Just finished Laura Hillenbrand’s Unbroken: A World War II Story of Survival, Resilience, and Redemption (Random House, 2010). She tells the story of Louis Zamperini’s early life (which depicts the miracle of his surviving childhood and his own juvenile delinquency) leading up to his Olympic experiences in Berlin and then his airmen experiences in the Pacific. In May, 1943, while looking for another plane that didn’t return to base, Zamperini’s plane goes down in the middle of the South Pacific. Against the odds, he and 2 others survived.
Actually, the miracle that he survived could be said about his entire life: impoverished immigrant family, juvenile delinquency, being an Airmen, surviving a plane crash in the middle of the Pacific, surviving on a flimsy raft for 47 days without any food or water other than rain or raw fish here and there, surviving torture by the Japanese for a couple of years and then, finally, surviving PTSD and accompanying alcoholism.
Read the book of you are interested in the life of airmen in WWII (it is amazing how many died in noncombat crashes). Read the book if you are interested in hearing how psychological trauma from war and torture often impacts a person. Read the book if you like surprising endings.
Have watched only bits and pieces of Ken Burns’ documentary but what I’ve seen is moving and makes me want to watch it all at some point. Just a couple things I noticed:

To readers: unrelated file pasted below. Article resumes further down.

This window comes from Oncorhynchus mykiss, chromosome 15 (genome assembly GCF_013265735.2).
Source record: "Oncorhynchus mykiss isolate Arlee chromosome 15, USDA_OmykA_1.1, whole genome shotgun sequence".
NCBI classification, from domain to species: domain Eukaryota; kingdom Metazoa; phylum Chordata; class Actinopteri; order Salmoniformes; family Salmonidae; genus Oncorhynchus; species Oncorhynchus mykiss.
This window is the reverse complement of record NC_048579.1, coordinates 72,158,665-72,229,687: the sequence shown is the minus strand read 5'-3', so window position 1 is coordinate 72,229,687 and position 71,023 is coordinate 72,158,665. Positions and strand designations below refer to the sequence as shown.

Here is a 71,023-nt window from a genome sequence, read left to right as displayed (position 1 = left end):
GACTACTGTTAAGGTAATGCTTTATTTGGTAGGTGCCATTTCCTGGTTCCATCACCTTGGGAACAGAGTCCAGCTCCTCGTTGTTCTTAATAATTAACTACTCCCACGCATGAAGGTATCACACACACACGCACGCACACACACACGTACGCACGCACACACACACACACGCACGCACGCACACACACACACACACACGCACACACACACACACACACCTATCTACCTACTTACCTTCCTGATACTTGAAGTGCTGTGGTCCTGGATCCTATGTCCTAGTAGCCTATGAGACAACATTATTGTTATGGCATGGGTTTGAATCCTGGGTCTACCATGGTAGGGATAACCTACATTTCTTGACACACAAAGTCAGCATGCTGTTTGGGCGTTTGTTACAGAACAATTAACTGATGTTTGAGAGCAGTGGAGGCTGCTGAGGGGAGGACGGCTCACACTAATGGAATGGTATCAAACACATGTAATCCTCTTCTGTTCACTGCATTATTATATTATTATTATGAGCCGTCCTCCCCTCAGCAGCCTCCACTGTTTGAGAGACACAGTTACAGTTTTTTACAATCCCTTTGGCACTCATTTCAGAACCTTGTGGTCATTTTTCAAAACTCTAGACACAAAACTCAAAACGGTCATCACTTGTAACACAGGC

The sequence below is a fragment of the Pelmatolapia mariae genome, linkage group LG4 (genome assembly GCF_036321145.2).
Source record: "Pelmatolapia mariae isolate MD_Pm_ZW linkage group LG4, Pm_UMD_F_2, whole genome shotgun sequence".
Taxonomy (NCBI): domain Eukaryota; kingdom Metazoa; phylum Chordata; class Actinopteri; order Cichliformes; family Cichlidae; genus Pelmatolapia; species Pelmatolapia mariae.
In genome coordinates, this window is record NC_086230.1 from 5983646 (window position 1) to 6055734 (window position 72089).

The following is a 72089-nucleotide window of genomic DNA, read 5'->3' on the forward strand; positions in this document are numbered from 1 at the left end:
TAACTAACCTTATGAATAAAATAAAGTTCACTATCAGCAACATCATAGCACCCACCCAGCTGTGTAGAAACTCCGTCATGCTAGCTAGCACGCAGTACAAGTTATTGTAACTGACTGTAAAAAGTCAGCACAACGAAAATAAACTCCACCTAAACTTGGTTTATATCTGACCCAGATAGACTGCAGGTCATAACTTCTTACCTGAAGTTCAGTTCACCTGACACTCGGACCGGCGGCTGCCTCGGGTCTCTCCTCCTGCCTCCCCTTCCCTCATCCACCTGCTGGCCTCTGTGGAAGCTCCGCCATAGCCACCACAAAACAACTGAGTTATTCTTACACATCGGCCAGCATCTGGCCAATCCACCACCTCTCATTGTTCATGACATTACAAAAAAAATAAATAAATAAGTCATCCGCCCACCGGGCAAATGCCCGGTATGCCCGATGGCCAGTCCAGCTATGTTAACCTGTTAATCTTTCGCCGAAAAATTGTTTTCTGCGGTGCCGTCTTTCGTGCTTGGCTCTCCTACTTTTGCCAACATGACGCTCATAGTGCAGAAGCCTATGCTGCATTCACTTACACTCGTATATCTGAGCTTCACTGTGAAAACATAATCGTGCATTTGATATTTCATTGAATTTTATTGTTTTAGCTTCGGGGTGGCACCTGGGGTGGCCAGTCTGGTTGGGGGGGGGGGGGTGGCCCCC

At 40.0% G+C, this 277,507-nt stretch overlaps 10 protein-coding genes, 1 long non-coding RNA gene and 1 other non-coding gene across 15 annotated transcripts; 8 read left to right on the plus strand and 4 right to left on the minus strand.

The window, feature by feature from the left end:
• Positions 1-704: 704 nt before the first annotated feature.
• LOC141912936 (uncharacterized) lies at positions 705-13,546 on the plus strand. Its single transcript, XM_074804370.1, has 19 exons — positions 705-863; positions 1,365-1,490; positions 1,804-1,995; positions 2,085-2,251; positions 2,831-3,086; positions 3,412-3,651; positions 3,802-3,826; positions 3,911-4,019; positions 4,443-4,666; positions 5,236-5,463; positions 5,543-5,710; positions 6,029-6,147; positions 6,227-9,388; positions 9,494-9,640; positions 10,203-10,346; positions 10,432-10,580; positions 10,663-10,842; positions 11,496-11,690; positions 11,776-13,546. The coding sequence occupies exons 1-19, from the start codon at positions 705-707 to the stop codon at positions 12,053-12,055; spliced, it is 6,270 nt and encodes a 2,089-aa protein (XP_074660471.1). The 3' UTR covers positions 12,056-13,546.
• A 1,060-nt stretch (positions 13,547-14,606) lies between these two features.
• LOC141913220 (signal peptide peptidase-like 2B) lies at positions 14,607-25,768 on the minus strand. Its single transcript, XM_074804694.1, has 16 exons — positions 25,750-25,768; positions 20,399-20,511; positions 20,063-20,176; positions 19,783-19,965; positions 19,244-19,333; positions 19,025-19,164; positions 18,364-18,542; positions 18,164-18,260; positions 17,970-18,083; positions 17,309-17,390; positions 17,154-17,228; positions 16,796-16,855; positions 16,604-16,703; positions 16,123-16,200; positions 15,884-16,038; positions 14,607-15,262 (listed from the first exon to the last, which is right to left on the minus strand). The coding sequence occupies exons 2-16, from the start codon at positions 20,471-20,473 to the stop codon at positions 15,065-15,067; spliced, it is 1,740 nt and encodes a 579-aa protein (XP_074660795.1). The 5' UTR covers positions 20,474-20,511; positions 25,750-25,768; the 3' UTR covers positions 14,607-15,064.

1. The issue of racism. John Hope Franklin’s bit on how he had everything to run a military office, including an Ivy League PhD but couldn’t because he lacked the right color–very interesting character!
2. How much the whole of the US was involved in the war. The ads telling people at home to ration gas so “the boys” will have gas for their airplanes.
3. PTSD. One man tells of a strafing run where his fellow gunner had a jammed gun. So, he could see the damage, destruction, and death he himself was doing to the Germans. His hand “froze” and he had to fly the plane back with his left hand. For years afterward, he would have nightmares of that day and wake up without the use of his hand. Somehow his wife could sense it and offer him his morning coffee to his left hand. I’m sure he never got to talk much about that in public settings. Though he is now in his late 70s, you can see it still is with him. This truly was the greatest generation!
4. Impact on my family. My parents were in their formative years (pre-teen to teen) during the war. I’ve heard stories about rationing, blackouts, and plane spotting against the threat of a German invasion. My mother still makes “hot milk cake.” This was described as an invention of the war to have a good tasting cake without the usual amounts of sugar and butter. Also, my wife pointed out that my mother still cuts both ends out of soup cans and then flattens the can with her foot, just like they did during the war.
5. Heritage and perspective matter. Listen to Miaken Scott’s reflections of being brought up German after the war: http://temple.whyy.org/tv12/thewar_fm_growingup.html